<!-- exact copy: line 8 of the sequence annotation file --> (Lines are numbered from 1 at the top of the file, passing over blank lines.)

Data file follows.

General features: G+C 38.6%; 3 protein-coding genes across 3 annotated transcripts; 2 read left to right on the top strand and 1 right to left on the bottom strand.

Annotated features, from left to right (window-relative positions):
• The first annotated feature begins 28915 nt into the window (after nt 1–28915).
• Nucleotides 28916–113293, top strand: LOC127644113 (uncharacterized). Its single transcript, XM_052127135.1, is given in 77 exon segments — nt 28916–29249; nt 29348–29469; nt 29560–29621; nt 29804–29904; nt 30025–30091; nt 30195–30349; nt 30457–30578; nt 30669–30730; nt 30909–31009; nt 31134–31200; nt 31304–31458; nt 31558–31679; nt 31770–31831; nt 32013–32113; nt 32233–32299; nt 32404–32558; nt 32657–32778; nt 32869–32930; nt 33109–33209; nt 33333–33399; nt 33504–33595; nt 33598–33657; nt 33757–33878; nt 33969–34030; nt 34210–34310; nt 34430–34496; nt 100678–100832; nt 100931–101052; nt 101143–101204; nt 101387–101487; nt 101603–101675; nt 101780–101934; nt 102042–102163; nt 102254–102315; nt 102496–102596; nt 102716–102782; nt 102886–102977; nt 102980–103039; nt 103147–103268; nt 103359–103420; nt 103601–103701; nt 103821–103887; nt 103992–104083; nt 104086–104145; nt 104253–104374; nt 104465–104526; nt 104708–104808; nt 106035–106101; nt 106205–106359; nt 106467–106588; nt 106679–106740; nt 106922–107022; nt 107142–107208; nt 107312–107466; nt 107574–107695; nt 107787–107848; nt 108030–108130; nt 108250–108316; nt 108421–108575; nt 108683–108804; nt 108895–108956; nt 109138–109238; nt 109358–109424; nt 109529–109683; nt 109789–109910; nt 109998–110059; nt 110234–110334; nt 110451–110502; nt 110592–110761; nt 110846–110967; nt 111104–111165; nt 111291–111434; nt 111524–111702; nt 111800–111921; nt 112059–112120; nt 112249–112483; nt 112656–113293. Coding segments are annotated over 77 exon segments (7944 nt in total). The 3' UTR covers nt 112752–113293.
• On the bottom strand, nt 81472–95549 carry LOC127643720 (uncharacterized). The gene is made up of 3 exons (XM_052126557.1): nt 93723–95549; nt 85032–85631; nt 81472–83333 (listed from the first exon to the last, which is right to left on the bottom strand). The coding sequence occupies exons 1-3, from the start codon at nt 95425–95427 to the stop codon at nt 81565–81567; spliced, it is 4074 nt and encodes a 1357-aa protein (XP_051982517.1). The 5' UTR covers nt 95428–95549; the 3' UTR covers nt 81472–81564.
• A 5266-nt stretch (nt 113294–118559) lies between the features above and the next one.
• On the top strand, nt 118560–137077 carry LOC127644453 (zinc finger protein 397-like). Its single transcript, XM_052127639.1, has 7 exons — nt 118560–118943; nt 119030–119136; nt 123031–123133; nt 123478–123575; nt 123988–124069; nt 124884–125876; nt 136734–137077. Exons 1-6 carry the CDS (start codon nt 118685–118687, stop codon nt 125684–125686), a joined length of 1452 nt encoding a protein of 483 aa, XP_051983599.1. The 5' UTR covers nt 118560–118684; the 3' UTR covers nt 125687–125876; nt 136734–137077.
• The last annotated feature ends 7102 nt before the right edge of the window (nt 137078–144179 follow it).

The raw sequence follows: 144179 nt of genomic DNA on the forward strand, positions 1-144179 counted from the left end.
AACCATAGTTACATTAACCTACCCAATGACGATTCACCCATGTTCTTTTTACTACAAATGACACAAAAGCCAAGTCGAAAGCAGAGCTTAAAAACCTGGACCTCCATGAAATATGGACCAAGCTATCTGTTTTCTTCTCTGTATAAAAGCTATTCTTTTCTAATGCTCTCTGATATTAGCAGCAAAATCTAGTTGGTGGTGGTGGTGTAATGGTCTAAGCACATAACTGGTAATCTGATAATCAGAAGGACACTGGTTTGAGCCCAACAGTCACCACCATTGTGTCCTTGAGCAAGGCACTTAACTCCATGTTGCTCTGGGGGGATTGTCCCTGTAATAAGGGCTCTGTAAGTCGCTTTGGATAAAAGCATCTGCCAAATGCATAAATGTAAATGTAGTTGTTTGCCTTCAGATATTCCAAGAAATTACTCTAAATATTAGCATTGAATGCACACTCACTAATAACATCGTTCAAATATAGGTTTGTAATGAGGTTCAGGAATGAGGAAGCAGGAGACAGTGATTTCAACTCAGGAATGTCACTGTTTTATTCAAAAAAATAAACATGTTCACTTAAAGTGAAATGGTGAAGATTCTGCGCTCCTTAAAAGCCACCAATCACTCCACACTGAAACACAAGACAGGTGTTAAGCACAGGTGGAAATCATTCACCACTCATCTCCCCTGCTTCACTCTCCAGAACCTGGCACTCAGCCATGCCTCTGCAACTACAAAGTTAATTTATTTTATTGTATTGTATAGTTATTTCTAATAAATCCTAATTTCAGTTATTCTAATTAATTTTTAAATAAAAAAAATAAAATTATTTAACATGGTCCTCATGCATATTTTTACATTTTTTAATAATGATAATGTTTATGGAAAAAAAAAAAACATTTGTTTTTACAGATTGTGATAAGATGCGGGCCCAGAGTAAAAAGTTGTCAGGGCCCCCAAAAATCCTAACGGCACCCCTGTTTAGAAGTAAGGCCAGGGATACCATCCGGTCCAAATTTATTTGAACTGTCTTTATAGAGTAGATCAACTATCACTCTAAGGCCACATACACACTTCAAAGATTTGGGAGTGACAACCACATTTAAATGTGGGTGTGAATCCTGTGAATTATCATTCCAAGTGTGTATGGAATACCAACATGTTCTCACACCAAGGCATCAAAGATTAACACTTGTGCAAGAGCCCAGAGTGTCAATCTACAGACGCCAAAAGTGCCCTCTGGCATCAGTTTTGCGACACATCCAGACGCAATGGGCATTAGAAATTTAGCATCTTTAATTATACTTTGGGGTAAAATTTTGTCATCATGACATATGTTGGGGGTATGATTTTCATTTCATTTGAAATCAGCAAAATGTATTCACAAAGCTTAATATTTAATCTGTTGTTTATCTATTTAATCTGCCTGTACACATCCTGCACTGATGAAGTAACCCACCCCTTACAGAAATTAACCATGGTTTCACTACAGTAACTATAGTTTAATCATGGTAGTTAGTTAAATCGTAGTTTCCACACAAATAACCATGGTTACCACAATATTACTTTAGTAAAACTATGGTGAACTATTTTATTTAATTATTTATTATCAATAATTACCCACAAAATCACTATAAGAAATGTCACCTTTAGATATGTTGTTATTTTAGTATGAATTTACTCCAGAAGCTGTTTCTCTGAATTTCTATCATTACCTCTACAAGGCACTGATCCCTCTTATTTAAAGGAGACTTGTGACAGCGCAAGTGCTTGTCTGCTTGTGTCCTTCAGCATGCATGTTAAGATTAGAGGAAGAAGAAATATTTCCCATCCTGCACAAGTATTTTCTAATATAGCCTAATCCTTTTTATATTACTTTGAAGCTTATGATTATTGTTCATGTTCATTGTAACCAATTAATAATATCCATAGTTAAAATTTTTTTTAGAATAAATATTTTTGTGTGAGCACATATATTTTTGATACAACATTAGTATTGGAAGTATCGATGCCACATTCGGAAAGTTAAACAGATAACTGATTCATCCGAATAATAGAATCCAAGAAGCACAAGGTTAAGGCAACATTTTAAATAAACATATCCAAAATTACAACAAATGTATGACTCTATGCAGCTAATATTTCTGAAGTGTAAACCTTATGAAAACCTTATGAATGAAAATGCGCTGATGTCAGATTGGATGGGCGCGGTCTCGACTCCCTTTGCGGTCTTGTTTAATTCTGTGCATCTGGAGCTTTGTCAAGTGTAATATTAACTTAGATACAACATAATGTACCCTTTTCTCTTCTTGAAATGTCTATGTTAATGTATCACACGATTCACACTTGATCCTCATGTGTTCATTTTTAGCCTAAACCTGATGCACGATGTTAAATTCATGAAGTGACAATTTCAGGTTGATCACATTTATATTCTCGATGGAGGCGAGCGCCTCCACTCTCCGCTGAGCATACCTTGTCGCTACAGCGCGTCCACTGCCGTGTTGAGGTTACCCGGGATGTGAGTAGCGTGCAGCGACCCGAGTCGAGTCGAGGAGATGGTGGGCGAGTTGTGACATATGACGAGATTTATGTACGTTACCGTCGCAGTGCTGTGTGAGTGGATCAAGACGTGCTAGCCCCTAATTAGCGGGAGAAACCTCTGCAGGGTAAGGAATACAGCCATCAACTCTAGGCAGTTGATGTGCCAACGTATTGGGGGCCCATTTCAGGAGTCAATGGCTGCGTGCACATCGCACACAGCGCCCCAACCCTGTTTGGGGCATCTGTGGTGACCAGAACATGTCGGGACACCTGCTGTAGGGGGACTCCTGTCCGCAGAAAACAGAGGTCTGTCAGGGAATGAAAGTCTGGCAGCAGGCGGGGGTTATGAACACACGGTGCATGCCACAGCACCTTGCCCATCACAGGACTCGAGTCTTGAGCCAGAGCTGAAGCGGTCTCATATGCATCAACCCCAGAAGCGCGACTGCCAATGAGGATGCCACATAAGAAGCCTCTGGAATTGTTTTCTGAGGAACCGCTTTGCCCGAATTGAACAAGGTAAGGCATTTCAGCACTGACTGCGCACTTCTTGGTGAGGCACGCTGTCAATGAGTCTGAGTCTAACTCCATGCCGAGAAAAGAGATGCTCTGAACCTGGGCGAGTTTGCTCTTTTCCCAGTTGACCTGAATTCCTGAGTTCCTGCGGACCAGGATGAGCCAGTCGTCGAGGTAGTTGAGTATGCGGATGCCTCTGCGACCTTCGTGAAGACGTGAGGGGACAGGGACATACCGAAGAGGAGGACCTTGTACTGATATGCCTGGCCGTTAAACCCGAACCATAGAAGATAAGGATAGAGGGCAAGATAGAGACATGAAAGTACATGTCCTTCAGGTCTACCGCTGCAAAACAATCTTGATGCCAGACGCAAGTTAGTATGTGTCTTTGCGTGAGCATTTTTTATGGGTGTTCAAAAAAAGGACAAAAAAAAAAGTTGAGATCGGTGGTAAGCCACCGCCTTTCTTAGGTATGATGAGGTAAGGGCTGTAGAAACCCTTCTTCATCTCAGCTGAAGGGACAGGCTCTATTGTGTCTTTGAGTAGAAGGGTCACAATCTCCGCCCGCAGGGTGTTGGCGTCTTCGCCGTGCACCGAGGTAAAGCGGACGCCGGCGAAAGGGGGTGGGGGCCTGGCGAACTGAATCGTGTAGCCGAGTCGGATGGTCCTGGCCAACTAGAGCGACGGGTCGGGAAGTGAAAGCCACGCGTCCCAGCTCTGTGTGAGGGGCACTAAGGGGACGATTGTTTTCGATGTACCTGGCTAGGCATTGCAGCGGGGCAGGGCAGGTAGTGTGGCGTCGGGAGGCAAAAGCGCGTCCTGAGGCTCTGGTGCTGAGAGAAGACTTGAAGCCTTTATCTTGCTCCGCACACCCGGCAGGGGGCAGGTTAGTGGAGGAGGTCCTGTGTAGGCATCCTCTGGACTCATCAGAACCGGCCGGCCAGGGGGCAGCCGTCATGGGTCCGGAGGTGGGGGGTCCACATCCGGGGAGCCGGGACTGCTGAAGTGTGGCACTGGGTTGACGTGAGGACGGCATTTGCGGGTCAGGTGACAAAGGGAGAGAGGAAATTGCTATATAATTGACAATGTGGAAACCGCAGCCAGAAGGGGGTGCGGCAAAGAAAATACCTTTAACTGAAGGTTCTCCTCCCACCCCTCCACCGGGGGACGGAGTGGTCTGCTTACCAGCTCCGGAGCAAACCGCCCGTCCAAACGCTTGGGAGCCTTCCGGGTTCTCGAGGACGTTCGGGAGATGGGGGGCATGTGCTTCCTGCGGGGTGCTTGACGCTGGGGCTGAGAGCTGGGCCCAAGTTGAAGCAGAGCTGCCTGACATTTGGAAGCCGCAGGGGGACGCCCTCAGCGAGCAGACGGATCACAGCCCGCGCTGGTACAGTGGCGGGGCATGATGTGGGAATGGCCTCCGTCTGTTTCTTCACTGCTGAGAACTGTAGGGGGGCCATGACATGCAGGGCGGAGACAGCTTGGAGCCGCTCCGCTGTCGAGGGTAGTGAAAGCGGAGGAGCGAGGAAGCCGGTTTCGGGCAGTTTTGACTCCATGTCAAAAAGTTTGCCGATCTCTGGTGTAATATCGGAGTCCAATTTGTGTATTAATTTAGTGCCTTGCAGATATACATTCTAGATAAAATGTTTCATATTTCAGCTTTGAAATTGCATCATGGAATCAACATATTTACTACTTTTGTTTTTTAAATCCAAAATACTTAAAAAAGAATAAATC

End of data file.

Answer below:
• The last annotated feature ends 7102 nt before the right edge of the window (nt 137078–144179 follow it).